Sunday, November 25, 2012

The charismata

Since the issue of cessationism/continuationism has cropped up in the combox, I’m going to briefly revisit the issue.

We should begin with some definitions. I’d distinguish between strong cessationism and moderate cessationism. (These are my own definitions.) Strong cessationism is the view that divine miracles were tied to the era of public revelation. They ceased with the death of the apostles. God doesn’t perform miracles in the post-apostolic church age.

That might strike some readers as quite extreme. Indeed, that might strike some readers as a straw man.

However, this isn’t a purely hypothetical position. For instance, the late Francis Nigel Lee was a learned proponent of this position. And he classifies B. B. Warfield as a proponent of this position, but I find Warfield’s position ambivalent. A classic exponent of this position was Conyers Middleton.

Although this might strike modern readers as a fringe position, it’s my impression that strong cessationism was fairly typical among past Protestant writers. It’s related to the traditional polemic against Rome.

One of the stock arguments for Roman Catholicism is the argument from miracles. Rome claims to be the “church of miracles.”

A straightforward way for Protestant apologists to undercut that claim was to adopt strong cessationism. To simply deny any appeal to ecclesiastical miracles on the grounds that God doesn’t perform modern miracles.

BTW, it’s quite possible that Middleton was a closet Deist who cloaked his Deism in traditional rhetoric against ecclesiastical miracles. Deism was politically risky, so one way of arguing for Deism without tipping your hand would be to use the Church of Rome as your foil. That tactic had unimpeachable theological credentials. It would give you cover.

More common today is what I’ll call moderate cessationism. In the nature of the case, this isn’t quite as clear-cut as strong cessationism. One way of drawing the distinction is to evoke Warfield’s distinction between a miracle-working church and a miracle-working God. Cf. Counterfeit Miracles, 58.

As Warfield goes on to state:

All Christians believe in healing in answer to prayer. Those who assert that this healing is wrought in a specifically miraculous manner, need better evidence for their peculiar view than such as fits in equally well with the general Christian faith (ibid. 187).

First of all, as regards the status quaestionis, let it be remembered that the question is not: (1) Whether God is an answerer of prayer; nor (2) whether, in answer to prayer, He heals the sick; nor (3) whether His action in healing the sick is a supernatural act; nor (4) whether the supernaturalness of the act may be so apparent as to demonstrate God’s activity in it to all right-thinking minds conversant with the facts. All this we all believe. The question at issue is distinctly whether God has pledged Himself to heal the sick miraculously, and does heal them miraculously, on the call of His children–that is to say without means–any means–apart from means, and above means; and this so ordinarily that Christian people may be encouraged, if not required, to discard all means as either unnecessary or even a mark of lack of faith and sinful distrust, and to depend on God alone for the healing of all their sicknesses (ibid. 192-93).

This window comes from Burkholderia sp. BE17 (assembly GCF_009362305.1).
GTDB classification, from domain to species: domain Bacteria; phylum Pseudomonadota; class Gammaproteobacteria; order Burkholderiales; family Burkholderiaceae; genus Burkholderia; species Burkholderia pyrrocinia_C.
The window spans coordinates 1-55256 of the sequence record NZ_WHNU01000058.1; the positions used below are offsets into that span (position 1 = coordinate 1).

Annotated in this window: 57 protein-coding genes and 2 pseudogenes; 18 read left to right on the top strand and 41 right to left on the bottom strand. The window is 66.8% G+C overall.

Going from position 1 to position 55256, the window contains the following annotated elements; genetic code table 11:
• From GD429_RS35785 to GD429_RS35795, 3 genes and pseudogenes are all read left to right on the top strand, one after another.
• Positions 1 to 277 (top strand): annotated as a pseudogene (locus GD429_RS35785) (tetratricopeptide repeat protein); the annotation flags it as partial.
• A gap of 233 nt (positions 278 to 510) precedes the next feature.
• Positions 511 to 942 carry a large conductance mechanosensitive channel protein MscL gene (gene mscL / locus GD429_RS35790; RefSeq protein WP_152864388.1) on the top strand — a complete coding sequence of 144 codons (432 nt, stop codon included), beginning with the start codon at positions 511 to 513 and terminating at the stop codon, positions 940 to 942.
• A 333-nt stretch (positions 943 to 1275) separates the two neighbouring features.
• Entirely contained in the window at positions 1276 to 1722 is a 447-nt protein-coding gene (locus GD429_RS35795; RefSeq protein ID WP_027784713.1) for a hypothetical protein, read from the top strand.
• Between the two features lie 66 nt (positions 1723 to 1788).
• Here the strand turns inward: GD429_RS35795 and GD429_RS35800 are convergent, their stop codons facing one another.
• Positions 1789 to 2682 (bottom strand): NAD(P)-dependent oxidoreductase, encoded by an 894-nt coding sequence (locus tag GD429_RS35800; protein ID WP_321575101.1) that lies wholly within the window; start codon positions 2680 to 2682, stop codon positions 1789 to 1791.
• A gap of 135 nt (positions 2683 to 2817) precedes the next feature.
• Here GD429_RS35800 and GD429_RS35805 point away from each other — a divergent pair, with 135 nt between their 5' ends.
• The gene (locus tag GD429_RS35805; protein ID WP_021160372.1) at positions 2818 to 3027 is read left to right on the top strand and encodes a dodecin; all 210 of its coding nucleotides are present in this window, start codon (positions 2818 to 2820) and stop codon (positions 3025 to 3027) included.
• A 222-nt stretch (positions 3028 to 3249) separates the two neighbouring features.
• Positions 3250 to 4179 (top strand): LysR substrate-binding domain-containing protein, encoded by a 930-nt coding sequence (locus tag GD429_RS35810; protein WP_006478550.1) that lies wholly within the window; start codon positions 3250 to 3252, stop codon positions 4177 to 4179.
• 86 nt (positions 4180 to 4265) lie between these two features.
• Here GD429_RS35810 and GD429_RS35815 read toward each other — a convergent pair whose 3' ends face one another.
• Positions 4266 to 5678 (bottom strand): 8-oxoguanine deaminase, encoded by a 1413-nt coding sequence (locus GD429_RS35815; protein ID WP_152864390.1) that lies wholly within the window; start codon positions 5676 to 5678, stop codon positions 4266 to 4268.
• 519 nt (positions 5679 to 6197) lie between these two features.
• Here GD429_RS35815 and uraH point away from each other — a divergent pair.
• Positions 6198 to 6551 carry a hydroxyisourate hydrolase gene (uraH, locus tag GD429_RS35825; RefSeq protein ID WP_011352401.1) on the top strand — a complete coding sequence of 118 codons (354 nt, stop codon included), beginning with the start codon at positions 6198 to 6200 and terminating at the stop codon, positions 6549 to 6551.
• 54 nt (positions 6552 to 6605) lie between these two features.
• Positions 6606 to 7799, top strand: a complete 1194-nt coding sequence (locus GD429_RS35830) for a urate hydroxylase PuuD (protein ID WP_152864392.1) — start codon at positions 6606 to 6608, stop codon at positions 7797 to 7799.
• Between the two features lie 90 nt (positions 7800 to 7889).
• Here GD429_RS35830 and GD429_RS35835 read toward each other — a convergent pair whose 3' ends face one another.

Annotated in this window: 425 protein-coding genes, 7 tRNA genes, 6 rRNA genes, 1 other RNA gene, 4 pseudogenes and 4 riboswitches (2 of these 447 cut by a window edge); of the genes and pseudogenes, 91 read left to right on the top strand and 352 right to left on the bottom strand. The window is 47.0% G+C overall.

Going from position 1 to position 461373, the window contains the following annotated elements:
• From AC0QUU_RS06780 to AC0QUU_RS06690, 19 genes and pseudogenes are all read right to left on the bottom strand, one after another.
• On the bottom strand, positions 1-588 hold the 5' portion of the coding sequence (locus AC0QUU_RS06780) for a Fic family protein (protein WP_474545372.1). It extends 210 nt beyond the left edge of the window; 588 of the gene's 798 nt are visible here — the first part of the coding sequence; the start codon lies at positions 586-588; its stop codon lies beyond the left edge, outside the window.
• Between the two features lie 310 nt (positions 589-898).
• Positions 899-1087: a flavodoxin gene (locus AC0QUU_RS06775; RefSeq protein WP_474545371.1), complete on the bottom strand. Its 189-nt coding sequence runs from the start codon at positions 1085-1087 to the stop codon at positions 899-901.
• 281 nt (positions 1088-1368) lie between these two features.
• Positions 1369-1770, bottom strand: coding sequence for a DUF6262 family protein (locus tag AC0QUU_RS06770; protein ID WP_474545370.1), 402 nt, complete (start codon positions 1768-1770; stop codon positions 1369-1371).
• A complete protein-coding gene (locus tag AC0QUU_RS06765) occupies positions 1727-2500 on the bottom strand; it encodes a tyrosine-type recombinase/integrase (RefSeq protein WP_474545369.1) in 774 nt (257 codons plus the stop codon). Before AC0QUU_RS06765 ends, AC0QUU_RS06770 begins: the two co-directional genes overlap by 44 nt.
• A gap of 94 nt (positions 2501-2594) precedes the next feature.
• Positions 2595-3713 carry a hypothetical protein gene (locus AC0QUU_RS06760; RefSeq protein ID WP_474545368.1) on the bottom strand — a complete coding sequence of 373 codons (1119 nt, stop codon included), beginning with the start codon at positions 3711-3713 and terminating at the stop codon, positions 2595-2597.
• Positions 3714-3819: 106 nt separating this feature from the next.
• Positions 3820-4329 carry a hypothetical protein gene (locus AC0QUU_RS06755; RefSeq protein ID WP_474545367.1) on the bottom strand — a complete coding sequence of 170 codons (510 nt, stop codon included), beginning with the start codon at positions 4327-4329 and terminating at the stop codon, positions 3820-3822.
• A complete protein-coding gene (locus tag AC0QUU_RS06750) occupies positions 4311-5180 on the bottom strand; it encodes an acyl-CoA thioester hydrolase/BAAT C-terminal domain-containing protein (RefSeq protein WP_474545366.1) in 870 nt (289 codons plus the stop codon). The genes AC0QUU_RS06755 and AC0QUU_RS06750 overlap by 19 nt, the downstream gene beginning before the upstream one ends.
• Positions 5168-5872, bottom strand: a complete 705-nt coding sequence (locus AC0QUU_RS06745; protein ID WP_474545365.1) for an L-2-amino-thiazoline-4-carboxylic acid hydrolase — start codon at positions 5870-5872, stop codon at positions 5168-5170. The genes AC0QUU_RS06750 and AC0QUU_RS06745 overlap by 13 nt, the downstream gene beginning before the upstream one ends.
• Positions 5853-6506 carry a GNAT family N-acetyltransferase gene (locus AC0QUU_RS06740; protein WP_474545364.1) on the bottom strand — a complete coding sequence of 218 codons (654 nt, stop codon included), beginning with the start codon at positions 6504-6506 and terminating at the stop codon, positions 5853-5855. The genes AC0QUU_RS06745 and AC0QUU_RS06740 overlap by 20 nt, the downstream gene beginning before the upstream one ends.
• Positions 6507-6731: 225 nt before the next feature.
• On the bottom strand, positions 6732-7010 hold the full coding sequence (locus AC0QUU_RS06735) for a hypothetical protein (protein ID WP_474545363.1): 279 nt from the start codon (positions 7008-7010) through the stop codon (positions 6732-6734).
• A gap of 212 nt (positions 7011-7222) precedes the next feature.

However, this still leaves his position somewhat obscure. He seems to distinguish between divine, supernatural healing, on the one hand, and miraculous healing (defined by healing apart from medical means), on the other hand.

I take it that he’s alluding to the traditional distinction between miracle and providence. If God heals someone in answer to prayer, but utilizes medical science, this is still divine, supernatural healing in these sense that providence is divine and supernatural. But that’s distinct from “miraculous” healing, in the sense of healing “apart from” or “above” medical intervention.

So it’s unclear whether Warfield is open to the possibility of miraculous healing in the modern age. Is he opposing the notion that miraculous healing should be our default setting? That we should count on God to heal us miraculously? That that’s the norm? Or is he opposing miraculous healing in toto?